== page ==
BES: Old School up bringing!
LR: It was just from one opportunity to the next -- one exposure to the next exposure. Once that exploration starts to happen, that also becomes normal. Like now, if I am sitting around for too long, I'm restless. I can't do it. I got to go find something to do. And not just something to do--
BES: Something positive, something productive.
LR: Not let me go call this "Lil Shorty", you know, like some of the stuff that people will do just to distract themselves. I'm like, Okay, what is my spirit telling me to be investing my time and energy in. Let me find something positive to do with my time. Maybe it is just to sit and be silent -- pray, meditate, whatever it is, if it is to go to the gym. There are all kinds of things that people just don't take advantage of about where they are. Like spend some time with some other good people. If you don't have anything to do, go find somewhere to volunteer. Give away your time. Share your expertise and your knowledge. Just share your testimony.
BES: Where are you from originally?
LR: I was actually born in Pittsburg. So I know there are a lot of Steeler fans in the south.
BES: I'm a Steeler Fan, baby. What's up?
LR: My man!
BES: Black and gold. (Showing him my black and gold bracelet).
LR: I saw that! I was eyeballing that I think I'm going to need me one of them. Where did you cop that? I like that... (LR continues...) I grew up in DC as well. I have had the privilege of traveling the world in between since then.
BES: How did you get into acting?
LR: Again man, both of my parents are artists so that helped a lot being born into that kind of environment, born into a family where that was encouraged and supported. That's the other thing.
BES: You were part of the N-Secure movie done by Julius Lewis, promoter and movie producer here in Memphis...
LR: Yeah, right. A Steeler fan, too.
BES: Yes, exactly...he is my man. Love him to death. We support one another and he is a big supporter of the Tri-State Defender. Tell me about your role in that movie, how that came about, and how was your experience working on that film.
LR: Yeah, I met the director in LA. Actually, he and I had worked together on one of my previous shows, a show called Half and Half. I was already somewhat familiar with the project but, I had to audition like anybody else. Unfortunately the lead role was already taken because that is what we were also talking about. You know, "Aw somebody is already attached to that role." Because, you know, I would have torn that up too!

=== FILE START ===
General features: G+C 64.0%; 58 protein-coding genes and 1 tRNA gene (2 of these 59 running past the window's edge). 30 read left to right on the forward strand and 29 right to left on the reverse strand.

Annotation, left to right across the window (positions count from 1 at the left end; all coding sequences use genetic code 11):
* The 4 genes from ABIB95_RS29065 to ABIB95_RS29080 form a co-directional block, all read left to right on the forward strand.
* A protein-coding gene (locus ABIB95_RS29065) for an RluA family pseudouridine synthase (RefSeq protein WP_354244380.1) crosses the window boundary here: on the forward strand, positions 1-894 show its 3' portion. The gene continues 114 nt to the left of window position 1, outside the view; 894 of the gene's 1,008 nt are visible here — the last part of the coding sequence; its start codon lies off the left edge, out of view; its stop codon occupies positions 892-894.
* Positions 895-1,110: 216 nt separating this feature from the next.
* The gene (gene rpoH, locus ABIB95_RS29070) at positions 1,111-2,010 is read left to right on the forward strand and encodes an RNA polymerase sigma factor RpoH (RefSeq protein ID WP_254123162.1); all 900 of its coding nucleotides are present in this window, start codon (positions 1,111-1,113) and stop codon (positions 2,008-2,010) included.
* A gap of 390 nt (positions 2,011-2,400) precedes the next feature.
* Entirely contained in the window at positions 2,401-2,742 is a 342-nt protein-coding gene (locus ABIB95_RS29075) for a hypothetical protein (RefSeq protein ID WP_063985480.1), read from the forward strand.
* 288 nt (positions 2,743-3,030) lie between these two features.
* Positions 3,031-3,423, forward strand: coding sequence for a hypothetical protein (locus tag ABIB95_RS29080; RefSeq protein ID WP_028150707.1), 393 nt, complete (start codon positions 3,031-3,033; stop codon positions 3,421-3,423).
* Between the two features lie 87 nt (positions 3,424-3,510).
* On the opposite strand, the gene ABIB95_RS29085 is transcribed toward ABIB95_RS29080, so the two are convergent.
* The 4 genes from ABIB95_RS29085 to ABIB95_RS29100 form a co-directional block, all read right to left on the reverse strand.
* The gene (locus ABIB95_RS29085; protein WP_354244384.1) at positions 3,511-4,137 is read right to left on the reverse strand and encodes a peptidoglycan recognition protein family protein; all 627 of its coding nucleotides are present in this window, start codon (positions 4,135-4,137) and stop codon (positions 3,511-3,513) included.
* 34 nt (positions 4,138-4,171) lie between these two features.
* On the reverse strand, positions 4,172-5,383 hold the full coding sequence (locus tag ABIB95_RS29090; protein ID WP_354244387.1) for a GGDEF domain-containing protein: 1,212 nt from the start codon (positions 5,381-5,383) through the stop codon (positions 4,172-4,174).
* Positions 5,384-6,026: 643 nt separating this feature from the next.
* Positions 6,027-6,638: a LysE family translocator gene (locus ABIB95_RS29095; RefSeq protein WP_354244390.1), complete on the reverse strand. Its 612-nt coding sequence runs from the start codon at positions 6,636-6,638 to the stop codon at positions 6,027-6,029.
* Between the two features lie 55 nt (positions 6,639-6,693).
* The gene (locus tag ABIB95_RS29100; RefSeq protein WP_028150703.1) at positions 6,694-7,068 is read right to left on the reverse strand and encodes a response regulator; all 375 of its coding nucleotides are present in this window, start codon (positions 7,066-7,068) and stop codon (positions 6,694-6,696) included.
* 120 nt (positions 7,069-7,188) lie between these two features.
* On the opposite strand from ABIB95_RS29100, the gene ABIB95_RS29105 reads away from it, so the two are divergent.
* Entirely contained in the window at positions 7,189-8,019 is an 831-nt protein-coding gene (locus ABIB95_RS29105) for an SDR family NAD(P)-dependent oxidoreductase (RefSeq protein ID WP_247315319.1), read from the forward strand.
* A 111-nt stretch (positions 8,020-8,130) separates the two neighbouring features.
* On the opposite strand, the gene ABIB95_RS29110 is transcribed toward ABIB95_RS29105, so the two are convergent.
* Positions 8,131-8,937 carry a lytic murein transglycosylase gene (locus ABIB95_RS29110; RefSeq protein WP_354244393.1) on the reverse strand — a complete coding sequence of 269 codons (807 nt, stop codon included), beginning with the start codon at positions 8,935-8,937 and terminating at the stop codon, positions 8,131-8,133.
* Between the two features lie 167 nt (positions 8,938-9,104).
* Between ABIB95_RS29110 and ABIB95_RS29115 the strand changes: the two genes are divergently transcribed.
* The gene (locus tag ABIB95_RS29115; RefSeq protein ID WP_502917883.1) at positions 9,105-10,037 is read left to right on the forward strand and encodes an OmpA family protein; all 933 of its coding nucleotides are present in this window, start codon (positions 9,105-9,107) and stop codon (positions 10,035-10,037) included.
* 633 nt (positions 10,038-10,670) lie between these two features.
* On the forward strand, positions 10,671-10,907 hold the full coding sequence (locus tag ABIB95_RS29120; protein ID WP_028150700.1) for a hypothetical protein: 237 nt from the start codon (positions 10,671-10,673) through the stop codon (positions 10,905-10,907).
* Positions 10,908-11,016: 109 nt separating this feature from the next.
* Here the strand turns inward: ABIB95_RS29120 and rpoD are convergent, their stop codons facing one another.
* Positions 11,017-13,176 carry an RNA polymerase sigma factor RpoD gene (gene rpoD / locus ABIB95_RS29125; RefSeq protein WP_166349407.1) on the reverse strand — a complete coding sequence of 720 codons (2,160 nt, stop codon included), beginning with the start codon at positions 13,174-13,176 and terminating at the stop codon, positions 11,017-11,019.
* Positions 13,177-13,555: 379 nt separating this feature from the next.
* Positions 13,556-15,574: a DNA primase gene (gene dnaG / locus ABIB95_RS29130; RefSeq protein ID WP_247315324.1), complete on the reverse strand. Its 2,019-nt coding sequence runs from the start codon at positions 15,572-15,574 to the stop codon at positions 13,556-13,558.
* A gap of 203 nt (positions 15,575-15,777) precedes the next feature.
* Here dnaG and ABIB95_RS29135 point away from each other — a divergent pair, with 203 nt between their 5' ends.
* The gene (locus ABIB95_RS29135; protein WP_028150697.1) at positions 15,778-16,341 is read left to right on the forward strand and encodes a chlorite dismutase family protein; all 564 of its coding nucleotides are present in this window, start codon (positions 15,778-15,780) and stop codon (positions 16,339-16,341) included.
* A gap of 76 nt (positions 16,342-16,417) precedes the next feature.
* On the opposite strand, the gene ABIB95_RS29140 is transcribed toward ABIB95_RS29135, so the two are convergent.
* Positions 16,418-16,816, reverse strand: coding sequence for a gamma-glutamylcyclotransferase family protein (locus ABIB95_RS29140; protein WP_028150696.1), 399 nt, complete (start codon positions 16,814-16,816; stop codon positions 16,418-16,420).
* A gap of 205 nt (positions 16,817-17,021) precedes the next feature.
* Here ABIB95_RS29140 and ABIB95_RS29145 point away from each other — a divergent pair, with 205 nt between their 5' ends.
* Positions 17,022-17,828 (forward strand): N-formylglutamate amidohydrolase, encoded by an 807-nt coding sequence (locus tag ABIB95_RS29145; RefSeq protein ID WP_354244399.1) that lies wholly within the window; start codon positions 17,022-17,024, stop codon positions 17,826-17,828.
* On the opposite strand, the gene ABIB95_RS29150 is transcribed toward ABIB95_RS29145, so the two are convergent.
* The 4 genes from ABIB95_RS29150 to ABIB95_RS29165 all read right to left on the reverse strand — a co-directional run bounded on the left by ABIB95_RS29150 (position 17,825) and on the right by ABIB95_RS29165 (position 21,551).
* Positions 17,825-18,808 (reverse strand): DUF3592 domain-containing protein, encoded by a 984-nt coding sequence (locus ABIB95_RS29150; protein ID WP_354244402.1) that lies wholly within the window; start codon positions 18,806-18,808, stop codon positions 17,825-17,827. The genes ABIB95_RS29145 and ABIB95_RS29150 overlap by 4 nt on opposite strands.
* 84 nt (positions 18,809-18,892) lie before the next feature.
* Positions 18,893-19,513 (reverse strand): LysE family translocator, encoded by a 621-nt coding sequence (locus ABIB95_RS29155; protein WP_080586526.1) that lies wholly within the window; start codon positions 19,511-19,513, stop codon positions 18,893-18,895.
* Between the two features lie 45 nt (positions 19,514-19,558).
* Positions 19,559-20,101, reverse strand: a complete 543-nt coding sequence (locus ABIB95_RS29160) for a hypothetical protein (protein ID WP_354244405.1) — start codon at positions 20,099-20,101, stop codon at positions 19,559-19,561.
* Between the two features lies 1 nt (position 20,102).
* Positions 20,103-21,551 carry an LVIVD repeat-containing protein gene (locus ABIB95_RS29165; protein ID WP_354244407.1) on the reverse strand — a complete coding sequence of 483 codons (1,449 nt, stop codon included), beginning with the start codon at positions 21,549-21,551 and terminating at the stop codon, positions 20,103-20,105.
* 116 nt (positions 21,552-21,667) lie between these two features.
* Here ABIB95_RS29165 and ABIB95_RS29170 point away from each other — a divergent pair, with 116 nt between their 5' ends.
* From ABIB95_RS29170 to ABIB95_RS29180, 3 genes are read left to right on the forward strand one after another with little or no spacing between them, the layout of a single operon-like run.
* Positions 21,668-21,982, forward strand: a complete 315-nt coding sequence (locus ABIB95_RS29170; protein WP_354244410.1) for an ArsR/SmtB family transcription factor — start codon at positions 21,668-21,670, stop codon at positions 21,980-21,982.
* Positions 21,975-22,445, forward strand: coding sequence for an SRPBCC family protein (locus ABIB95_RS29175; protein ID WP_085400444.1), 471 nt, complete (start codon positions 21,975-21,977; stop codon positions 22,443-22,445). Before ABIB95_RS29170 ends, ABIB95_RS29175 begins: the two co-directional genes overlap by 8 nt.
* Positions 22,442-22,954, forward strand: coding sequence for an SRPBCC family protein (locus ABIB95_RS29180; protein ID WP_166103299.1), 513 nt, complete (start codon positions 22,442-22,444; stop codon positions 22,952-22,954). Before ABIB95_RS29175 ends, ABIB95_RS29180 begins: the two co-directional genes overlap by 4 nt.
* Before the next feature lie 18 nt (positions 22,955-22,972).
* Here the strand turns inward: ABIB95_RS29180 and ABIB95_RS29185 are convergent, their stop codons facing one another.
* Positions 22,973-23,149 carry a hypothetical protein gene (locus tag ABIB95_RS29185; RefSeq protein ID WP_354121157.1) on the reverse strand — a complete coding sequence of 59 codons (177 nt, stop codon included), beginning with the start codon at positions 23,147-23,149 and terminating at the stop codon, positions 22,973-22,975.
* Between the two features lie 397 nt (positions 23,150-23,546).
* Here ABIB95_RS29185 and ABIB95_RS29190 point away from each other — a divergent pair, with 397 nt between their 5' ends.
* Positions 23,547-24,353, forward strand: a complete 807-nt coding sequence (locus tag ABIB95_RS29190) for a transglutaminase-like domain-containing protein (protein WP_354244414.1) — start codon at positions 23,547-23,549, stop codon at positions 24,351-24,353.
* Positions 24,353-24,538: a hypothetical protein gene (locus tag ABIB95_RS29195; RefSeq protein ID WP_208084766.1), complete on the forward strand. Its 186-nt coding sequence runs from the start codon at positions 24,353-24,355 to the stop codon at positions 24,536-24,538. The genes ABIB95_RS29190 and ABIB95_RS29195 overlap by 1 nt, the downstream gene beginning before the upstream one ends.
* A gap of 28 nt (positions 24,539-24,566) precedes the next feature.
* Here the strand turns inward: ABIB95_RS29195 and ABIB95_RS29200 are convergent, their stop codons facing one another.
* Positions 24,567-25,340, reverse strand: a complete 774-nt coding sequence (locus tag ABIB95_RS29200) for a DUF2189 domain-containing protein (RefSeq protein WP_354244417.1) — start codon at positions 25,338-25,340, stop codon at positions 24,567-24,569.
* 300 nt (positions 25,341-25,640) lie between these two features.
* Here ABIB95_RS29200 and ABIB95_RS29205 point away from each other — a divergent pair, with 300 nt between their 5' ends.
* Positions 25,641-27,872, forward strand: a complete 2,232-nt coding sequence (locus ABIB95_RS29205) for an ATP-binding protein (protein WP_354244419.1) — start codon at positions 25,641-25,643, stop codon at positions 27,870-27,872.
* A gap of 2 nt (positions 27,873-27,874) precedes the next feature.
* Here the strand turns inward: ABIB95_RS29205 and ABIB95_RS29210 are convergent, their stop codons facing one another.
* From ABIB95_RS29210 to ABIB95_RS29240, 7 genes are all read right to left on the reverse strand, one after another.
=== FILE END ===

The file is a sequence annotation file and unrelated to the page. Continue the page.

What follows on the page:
BES: You know that would have been a different role for you because most of your roles you portray more of a nice guy...
LR: You have no idea. A lot of people are familiar with me being a villain from my early days on the soaps operas. I was always a bad guy. I always played those kind of charming, you know, with an edge kind of guys. And then gave them smoothness and a little bit of 'hood' but always had on a suit and tie, you know.
BES: Right, right.
LR: But most people who don't know me from then, and they have only been introduced to me on All of Us, and Half and Half and Why Did I Get Married? and Meet the Browns, they see me as a good guy. [It] definitely would have thrown a lot of people for a loop to see me as a villain or somebody with a dark side. But we had a great time, man. It was a good film. It had some other really great talent in it. Tempest Bledsoe, Elise Neal, Essence Atkins. And it was a really strong cast. Memphis opened up its arms to us during our stay here. It was fun playing that character and then mixing it up with Essence, causing some trouble for her. I didn't mean to cause no problems for her or nothing like that. [Laughter]
BES: And then you end up getting taken out in the end.
LR: Big time! I couldn't see that scene too, you know. They had me laying on the stretcher, glass is in my face... I was like, I can't see that scene. That was a strange image to see myself like that. But that was fun.
BES: It seems like Memphis is big on you. They love Lamman Rucker.
LR: I get a lot of love here. I was here for -- shout out to the Memphis Black Expo ...
BES: Yeah, a good friend and business partner of mine, Viara Boyd produces that event. As a matter of fact, I am an investor in the event and was excited about having you here.
LR: Yeah, man. We had a great time with that and then I got out and even partied a little bit with Memphis. My parties are always hot! So that was a good time and so yeah, any time I have the time to get out here I do. I go by St. Jude's Hospital every time I'm here. I always try to do something in the community or in our schools every time I'm here as well. I always try to support the arts as well while I'm here. I've been to the museums -- the Civil Rights Museum and Stax Museum. I've done a little bit of all of that. I try to show Memphis some love because they definitely show me love. The Tri-State Defender is top of the list as well.
(For more information about Teach for America, visit www.teachforamerica.org.)